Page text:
Endogenous IL-10 Regulates Sepsis-induced Thymic Apoptosis and Improves Survival in Septic IL-10 Null Mice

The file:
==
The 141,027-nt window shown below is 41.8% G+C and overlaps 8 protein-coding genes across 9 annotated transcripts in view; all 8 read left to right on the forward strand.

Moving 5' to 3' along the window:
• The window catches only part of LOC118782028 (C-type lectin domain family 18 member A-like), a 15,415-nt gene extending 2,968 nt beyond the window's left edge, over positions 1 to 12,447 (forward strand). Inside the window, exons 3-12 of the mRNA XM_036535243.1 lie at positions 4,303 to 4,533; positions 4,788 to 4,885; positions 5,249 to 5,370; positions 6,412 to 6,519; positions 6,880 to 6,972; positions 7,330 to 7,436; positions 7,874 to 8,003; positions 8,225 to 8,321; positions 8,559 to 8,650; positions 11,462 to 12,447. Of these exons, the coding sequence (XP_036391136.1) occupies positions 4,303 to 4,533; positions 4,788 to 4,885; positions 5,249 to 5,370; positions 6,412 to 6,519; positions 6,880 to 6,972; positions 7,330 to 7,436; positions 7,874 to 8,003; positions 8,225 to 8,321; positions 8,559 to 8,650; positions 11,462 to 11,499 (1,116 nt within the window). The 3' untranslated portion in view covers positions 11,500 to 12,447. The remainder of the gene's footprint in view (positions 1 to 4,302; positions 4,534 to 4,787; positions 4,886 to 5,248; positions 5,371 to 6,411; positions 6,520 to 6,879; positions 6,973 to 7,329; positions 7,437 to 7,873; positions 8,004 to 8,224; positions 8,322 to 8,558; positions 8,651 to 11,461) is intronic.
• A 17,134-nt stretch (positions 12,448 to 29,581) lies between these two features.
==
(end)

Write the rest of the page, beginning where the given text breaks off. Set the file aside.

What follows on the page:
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Recent studies have shown that increased lymphocyte apoptosis contributes to sepsis-induced mortality. Furthermore, studies have demonstrated that IL-10 can suppress lymphocyte apoptosis, in part, by upregulating Bcl-2 expression and interfering with activation induced cell death. We have previously shown that intrathymic delivery of IL-10 with an adenoviral vector in wild-type mice significantly improves outcome to sepsis. Presently, we investigated the role of endogenous IL-10 expression on thymocyte apoptosis and outcome in IL-10 null mice subject to induction of generalized polymicrobial peritonitis via cecal ligation and puncture. Compared to wild-type C57BL/6 mice, IL-10 null mice demonstrated increased mortality and enhanced lymphocyte apoptosis. Intrathymic injection with an adenoviral vector expressing human IL-10 prior to cecal ligation and puncture in IL-10 null mice significantly improved outcome and decreased thymic caspase-3 activity. Furthermore, plasma concentrations of IL-6 were also significantly reduced in IL-10 null mice treated with the IL-10 expressing adenovirus. In contrast, injection of a control adenovirus did not improve outcome in IL-10 null mice, nor was caspase-3 activity reduced. Thus, local thymic expression of IL-10 not only improves outcome but also reduces local tissue apoptosis and caspase-3 activity, and appears to attenuate the systemic proinflammatory cytokine response.

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